Monday, April 16, 2007

Celebrate Your Local Library!


I want to forget the tortoises for the moment (or perhaps forever) and remind you all that it is National Library Week this week.

So if you're in the neighborhood of a library (and most of us are at some time or other), why not stop in and say thanks to your local librarian.

As a writer, libraries mean a lot to me. But even before I was a writer, I was a reader. And I became a reader because of our local library.

Our library sat in a squat faded pinkish-orange stuccoed building on Manhattan Avenue in Manhattan Beach. It was a mere block from the beach. I could stand on the corner and stare down the hill and see as far as the earth's curvature would let me.

But going inside the library, I could see forever.

I could travel the world and space and time. There were no boundaries -- only the promise of more wonderful worlds to come -- every time I opened a book.

The children's section, at one end of the building, had low shelves and a threadbare rug and several small stools to sit on if the rug got too hard -- or damp. I mostly remember the damp. I'm not sure the library had heat. I know it didn't have -- didn't need -- air conditioning. I doubt the heat because I remember sitting there for ages wrapped in my coat reading and reading and reading.

Outside the fog swirled around (I don't remember many sunny days because most of the time that close to the beach the "early morning fog" (now called "the marine layer") met the "late night fog" (also called "the marine layer) about 2 in the afternoon most of the year.

So everything in the library was slightly damp, and everything smelled a bit briny. It's a scent most people don't associate with libraries. But to this day I do. And I get nostalgic for books as well as the beach when I smell the sea.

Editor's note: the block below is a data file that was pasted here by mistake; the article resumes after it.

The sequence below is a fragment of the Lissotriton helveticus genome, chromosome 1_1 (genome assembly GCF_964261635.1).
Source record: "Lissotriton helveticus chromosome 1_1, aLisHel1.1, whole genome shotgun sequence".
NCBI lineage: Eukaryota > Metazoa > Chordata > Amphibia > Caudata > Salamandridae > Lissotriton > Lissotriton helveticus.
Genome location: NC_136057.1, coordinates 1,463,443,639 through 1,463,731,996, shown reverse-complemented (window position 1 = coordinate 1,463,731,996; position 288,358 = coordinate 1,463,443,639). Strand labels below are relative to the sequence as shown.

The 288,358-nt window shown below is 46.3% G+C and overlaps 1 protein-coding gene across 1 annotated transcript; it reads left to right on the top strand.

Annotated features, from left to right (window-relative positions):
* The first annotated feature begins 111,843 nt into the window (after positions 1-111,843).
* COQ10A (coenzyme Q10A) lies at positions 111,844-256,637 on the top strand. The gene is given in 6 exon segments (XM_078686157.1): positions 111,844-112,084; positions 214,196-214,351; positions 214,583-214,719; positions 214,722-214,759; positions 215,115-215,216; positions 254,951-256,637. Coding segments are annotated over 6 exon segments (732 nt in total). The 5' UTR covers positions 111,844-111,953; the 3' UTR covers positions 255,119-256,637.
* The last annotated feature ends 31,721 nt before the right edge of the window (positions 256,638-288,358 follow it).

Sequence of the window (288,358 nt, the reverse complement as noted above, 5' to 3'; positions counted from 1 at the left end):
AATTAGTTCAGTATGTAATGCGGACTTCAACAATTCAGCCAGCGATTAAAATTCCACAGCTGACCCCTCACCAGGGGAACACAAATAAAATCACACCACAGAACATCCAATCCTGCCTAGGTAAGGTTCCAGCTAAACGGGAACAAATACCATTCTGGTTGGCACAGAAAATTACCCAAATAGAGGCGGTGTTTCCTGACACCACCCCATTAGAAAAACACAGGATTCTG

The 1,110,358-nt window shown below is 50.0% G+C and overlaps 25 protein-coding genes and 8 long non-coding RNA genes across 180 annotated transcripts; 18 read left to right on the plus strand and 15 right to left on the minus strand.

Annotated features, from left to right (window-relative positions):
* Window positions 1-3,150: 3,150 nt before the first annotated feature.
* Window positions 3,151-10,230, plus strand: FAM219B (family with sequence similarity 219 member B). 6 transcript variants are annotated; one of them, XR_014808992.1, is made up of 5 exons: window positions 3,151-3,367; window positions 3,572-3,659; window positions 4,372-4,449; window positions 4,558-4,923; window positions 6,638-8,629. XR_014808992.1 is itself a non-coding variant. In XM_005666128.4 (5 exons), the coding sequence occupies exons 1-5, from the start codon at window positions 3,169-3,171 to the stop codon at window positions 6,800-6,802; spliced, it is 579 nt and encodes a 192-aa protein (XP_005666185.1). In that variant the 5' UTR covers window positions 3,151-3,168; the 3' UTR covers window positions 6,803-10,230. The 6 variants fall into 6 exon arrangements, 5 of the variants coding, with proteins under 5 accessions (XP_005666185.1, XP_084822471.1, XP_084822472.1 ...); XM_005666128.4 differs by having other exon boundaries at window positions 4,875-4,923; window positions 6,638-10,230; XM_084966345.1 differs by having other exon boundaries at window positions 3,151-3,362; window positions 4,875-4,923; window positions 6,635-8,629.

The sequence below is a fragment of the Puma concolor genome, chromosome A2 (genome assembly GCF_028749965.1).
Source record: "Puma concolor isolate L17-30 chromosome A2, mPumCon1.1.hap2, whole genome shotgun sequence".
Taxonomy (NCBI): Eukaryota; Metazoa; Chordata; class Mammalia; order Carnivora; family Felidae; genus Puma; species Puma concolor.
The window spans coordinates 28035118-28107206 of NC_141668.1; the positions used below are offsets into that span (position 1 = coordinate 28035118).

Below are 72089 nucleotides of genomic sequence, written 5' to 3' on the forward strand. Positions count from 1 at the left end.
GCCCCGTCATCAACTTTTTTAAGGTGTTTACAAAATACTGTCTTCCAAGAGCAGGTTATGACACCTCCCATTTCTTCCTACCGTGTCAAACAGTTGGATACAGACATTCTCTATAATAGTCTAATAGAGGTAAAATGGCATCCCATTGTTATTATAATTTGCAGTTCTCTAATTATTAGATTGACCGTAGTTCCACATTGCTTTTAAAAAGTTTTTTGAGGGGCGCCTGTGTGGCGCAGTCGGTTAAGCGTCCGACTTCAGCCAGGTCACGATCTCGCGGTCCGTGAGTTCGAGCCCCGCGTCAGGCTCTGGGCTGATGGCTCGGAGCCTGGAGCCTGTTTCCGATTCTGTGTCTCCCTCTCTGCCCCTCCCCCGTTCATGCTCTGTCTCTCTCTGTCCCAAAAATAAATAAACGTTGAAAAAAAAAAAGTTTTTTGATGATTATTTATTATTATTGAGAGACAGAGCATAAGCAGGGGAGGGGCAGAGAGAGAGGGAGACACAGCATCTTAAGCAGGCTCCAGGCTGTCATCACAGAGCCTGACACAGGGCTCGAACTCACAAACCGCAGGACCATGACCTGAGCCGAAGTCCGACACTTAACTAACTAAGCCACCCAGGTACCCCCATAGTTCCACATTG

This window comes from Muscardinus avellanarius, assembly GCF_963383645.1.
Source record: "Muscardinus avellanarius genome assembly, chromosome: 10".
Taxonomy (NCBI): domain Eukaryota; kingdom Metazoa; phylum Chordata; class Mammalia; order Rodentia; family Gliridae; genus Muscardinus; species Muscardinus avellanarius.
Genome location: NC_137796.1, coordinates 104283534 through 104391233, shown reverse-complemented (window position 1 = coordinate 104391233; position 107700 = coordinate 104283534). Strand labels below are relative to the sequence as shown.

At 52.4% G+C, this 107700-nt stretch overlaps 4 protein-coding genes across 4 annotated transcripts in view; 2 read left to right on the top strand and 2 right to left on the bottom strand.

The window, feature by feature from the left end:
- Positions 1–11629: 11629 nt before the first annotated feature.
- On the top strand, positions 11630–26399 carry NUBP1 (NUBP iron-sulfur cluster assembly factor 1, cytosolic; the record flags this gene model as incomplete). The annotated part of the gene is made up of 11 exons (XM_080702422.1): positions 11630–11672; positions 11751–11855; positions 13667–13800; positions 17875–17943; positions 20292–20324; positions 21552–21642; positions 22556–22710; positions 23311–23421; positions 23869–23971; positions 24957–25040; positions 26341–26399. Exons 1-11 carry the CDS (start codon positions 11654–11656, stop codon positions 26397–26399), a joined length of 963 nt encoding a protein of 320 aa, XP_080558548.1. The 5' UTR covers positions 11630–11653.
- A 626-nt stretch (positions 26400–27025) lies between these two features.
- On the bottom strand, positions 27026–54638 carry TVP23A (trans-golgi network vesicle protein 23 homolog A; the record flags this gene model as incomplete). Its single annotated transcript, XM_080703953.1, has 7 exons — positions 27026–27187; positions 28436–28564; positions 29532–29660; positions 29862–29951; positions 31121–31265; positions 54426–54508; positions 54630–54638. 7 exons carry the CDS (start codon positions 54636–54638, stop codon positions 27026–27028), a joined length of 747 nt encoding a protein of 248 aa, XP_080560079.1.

The day I could finally print my name small enough to fit on the tiny space available on the index card inside the book meant that I could get my own library card. And it was a red letter day, believe me. I practiced and practiced. And even after I got it, I used to worry that my handwriting would get bigger and they would somehow take away my card. I also thought that I could have had it sooner if I'd had a very very short name. I envied kids named Ann Day and Jim Hsu.

After I got it I checked out the maximum six books every time I went. I was allowed to keep them two weeks. Of course I read them all that evening and wanted to go back the next day. My mother, who loved a good movie far more than a book, was less than thrilled. But she took me -- not every day, but far more often than I'm sure she enjoyed. I owe her a lot for that.

I owe the authors I read, too. We didn't have a large library, so I read every book at least once. And I always forgot everything that happened in it as soon as I read it. What I remembered was whether I liked it or not.

If I liked it, I remembered what color it was and where it was shelved, so I could check it out again soon and reread it and find the same sense of joy all over again.

When I was in late elementary school, they built a new library several blocks back from the ocean. They had heat in this building. And tables. And more shelves. And more books. It was amazing. I was also old enough to ride my bike there, which I did every day during the summer. I read every book there, too. I signed up for the summer reading program, but after two weeks they tossed me out because I read too many books. I didn't care. It wasn't the program I was there for -- it was the story.

It's always been about the story. Libraries are the home of promise, of potential, of hope. They also harbor their share of angst and misery and despair. But as a reader, you can pick and choose. You can find books of your heart (whatever they may be) there.

In the March 2007 Women's Day magazine there was an article about how the library changed my life. I read it avidly and encourage you to click on the link and check it out, too. These women's experiences with libraries were even more profound than mine. But I could identify with the joy and the world of possibilities that came out of all of them.

If you have your own "how the library changed my life" or "enriched my life" story, and you wouldn't mind sharing it, please put it in the comments section here. I'd love to read it. I'm sure others would, too.

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